Installing a Trombone Guard Set

Installing a Trombone Guard Set

I opened the package and laid out the three pieces so I could identify them properly. From left to right: neck guard, left hand grip, right hand grip.

First I did the neck guard. I ran the lace through the first set of holes, making sure to thread the lace through the soft side first (the lace poked in the soft side and was pushed out of the leather side).

As you can see from the picture below, I tied up the grip as if I were lacing a shoe.

I wrapped the extra lace twice around the tube. Then I tied it with a knot, leaving the excess tucked in. Voila!

On to the left hand grip! As you can see, I started the lacing the same way that I did with the neck guard.

Time to “turn the corner”…

This seemed at first like the tricky part. How do I get the lace to go in the correct direction at that 90-degree angle? I wrapped the lace around both sides in a figure 8, almost like a Sheep Shank knot, pointing the lace in the right direction for the post portion of the grip. That’s all there was to it.

Then I completed lacing the portion around the post.

I then wrapped the excess lace around the guard, near the end, and secured it with a simple knot, just as I had done with the neck guard.

Now that I had the hang of the left hand grip, I laced up the right hand grip without a hitch because the process is exactly the same. Then I had them all laced on and looking great! A few prize shots of my handiwork:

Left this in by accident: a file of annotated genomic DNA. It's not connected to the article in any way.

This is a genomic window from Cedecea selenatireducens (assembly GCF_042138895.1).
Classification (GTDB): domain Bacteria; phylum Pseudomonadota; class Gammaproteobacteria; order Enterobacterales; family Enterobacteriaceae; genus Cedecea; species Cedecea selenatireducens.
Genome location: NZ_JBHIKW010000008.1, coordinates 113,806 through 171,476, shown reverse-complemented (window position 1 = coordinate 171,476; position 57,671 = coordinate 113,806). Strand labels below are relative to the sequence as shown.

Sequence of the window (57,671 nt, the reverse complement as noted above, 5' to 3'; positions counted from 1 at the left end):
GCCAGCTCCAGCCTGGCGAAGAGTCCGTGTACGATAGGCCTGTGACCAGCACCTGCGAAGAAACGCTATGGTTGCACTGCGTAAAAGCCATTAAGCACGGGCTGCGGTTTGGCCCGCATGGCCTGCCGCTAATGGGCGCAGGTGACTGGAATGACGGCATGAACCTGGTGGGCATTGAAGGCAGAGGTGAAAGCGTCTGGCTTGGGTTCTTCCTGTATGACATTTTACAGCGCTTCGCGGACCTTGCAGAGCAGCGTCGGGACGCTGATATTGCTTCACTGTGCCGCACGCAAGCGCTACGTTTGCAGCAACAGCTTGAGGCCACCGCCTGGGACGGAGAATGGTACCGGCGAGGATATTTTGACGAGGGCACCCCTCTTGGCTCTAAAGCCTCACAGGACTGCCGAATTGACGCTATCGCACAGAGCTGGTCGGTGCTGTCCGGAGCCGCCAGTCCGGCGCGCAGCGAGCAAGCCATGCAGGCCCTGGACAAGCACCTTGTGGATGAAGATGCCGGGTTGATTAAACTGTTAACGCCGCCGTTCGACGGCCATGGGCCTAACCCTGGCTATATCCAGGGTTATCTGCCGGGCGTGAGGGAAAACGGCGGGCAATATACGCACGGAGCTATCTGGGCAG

• Related Articles

    • What’s a long shank guard?

      Basic guards cover the piston casings, usually from knurl to knurl. A “shank” is the part of the guard (what some people call a grip) that covers the slide tubing. The long shank adds about 2-3 *more* inches to the length of the guard down the slide. ...
    • What is the difference between a basic, special, and deluxe valve guard?

      Basic guards cover the piston casings, usually from knurl to knurl. Special guards cover the same casings as the Basic guards, plus one flap between the right thumb and lead pipe, and one flap between the left hand index finger and bell section. ...
    • Cleaning your instrument

      It is crucial that you clean every part of the instrument that will be covered by your guard. If you don’t clean the metal, a black composite of tarnish, body oil, and dirt will greet you when you remove the guard. Mixing dirt and oil with sulfur in ...